That's where the work will be: not in whether your child has had instilled and protected in them the qualities and dispositions that are sought after in traditional school, but whether they'll understand the arbitrary structures of schools that often, frankly, don't make a lot of sense. 

 

Thank goodness. That's the easy stuff to prepare for. Following rules in a traditional school setting, even when those rules seem illogical, is a practical life skill. Prepare your child to follow them. Make time now, when school is still in session, to visit your child's future school. Spend as much time as you can there, letting the principal or admissions person know that you are looking for the times that might be bigger changes for your child so that you can help to prepare them ahead of time: drop-off, walking in the hallway, moving through the lunch line, etc. Ask about how the day is segmented and whether children are allowed to bring books with them to read should they finish their work early (a common problem for Montessori kids.) Ask if there are teachers who enjoy working with kids who've come from Montessori or progressive school backgrounds. Engage in the PTA. Remember: in September, none of the routines of school will be established yet. If you want to see them in action before your child is learning to navigate them, you need to go now. 

 

Build relationships and expect conversation. At school, you should think of yourself as an informed partner. Neither a client demanding services nor a passive recipient of someone else's program, but a partner. Ask how you can get involved, and make space to build a collaborative relationship with your child's new teacher and administration early. When problems arise, as they inevitably will whenever humans are involved, you are better equipped to solve them if you're working with people who you already trust and respect. At home, expect that your child will raise questions, both before they transition about what is happening and after they do about what they're experiencing. Remember: your work is not to compare your child's new experience in an overly romantic way to "when you were in Montessori," but to help equip your child to be successful in their new setting. Acknowledge their fears or questions. Answer them simply and without judgment. And offer them opportunities to make sense together. If an issue arises that's more than you can affirm or address at home, make time to talk to the teacher in a collaborative spirit to identify ways in which your child may be able to thrive within new limits.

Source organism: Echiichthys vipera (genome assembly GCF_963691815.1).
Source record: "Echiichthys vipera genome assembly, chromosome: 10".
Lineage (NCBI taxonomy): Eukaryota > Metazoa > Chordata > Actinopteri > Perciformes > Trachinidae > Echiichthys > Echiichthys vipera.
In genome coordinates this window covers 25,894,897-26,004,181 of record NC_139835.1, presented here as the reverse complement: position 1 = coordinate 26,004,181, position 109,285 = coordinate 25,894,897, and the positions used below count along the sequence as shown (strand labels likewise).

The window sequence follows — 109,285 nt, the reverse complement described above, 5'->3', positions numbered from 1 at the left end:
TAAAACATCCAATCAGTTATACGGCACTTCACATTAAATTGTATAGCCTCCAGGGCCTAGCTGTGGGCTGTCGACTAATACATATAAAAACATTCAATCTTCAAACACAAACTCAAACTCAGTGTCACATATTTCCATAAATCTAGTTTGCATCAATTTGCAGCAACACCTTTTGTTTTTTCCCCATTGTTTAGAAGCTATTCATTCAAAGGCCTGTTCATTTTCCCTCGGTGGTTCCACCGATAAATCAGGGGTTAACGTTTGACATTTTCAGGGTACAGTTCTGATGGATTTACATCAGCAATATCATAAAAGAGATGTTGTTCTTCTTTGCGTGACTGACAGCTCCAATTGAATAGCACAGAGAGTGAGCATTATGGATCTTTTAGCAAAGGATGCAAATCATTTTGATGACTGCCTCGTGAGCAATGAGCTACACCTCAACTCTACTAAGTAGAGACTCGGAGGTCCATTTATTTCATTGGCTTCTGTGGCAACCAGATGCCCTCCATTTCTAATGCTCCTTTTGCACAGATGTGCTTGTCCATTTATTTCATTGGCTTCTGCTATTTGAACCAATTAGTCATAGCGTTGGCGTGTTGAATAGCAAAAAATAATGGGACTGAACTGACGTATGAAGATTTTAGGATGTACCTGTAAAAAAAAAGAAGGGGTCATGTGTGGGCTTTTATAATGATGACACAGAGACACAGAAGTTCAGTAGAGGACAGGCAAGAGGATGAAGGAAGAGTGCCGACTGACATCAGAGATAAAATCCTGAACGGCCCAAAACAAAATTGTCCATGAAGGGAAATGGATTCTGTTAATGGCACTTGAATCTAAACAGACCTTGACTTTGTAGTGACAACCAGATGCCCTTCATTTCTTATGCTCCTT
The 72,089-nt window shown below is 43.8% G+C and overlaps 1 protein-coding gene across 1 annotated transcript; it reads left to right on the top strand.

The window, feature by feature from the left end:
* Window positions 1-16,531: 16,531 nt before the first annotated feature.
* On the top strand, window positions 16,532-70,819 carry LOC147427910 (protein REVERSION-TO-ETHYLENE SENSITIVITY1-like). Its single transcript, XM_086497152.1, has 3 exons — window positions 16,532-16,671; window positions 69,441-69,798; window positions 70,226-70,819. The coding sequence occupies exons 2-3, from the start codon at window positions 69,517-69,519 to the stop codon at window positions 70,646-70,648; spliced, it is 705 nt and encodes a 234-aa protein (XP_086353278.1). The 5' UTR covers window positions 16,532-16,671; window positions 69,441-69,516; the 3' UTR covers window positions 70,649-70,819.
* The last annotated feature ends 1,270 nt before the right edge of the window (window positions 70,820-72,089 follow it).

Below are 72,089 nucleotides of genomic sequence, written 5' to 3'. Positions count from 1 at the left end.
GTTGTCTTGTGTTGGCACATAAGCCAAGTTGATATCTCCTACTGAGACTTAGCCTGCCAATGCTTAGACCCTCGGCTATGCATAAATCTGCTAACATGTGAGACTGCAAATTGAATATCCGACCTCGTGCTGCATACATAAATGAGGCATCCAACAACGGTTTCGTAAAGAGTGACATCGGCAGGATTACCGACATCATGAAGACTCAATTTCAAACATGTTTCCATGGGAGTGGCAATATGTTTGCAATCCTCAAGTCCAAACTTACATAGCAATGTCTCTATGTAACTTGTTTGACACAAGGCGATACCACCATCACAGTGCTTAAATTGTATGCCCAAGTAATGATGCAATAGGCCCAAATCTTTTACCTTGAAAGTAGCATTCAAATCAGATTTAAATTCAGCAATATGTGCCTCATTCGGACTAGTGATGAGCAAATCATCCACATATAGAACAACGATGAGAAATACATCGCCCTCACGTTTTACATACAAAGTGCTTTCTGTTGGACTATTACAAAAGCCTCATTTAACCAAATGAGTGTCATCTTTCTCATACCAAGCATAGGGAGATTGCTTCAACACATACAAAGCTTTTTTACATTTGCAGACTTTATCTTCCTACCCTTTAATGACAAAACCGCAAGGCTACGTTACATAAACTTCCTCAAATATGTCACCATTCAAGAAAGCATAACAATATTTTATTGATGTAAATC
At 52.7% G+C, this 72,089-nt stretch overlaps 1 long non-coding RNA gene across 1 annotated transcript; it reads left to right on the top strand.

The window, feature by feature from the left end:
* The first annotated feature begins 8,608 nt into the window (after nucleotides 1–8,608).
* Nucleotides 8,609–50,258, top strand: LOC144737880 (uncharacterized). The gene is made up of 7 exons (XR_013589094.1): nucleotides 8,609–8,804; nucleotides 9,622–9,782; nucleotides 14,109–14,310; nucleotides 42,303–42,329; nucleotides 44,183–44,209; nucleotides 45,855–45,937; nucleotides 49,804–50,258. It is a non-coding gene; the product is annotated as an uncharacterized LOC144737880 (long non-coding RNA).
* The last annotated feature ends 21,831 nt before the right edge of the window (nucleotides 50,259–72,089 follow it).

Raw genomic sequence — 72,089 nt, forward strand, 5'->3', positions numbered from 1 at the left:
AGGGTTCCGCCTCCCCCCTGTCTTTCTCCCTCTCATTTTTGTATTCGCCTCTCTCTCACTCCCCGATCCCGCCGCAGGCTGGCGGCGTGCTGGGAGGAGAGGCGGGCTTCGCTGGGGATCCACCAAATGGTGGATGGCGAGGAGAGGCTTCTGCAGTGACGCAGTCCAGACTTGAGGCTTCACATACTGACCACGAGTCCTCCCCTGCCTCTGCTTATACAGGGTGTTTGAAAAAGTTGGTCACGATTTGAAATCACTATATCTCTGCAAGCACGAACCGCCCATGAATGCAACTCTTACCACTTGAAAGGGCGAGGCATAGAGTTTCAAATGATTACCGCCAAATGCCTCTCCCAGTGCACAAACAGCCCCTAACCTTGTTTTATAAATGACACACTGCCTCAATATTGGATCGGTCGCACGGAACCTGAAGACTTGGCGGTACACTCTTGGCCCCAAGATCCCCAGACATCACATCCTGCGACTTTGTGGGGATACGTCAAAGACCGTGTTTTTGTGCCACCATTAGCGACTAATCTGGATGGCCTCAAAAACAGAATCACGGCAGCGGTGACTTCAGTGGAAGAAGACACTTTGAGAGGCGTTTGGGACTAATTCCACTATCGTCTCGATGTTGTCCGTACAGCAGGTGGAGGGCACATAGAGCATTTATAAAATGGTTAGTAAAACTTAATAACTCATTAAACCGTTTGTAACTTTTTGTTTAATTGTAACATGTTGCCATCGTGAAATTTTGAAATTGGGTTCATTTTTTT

Our end goal is the same, whether your child is in a Montessori school or a traditional one: to preserve those qualities that help your child to thrive and to instill in them what they'll need to have agency and ownership over their own futures. Trust that the small transitional stresses of moving from one system to another are predictable and manageable, especially within the context of a collaborative relationships between parent, teacher and school. And trust that the underlying causes of these stresses (that your child wants to be independent, to have agency, to remain curious, to be respected and treat others with respect, to delve deeply into new ideas, to change the world) are ones you probably want to maintain. Presume there will be bumps, and know that you can best navigate those bumps by continuing to to invest in their ability to diplomatically change the world. 

 

(Then, while your child is at school, go advocate at your school board, write to your legislators and engage other stakeholders to bring attention to and funding for the kinds of programs that support and protect children's development. We need all the help we can get.)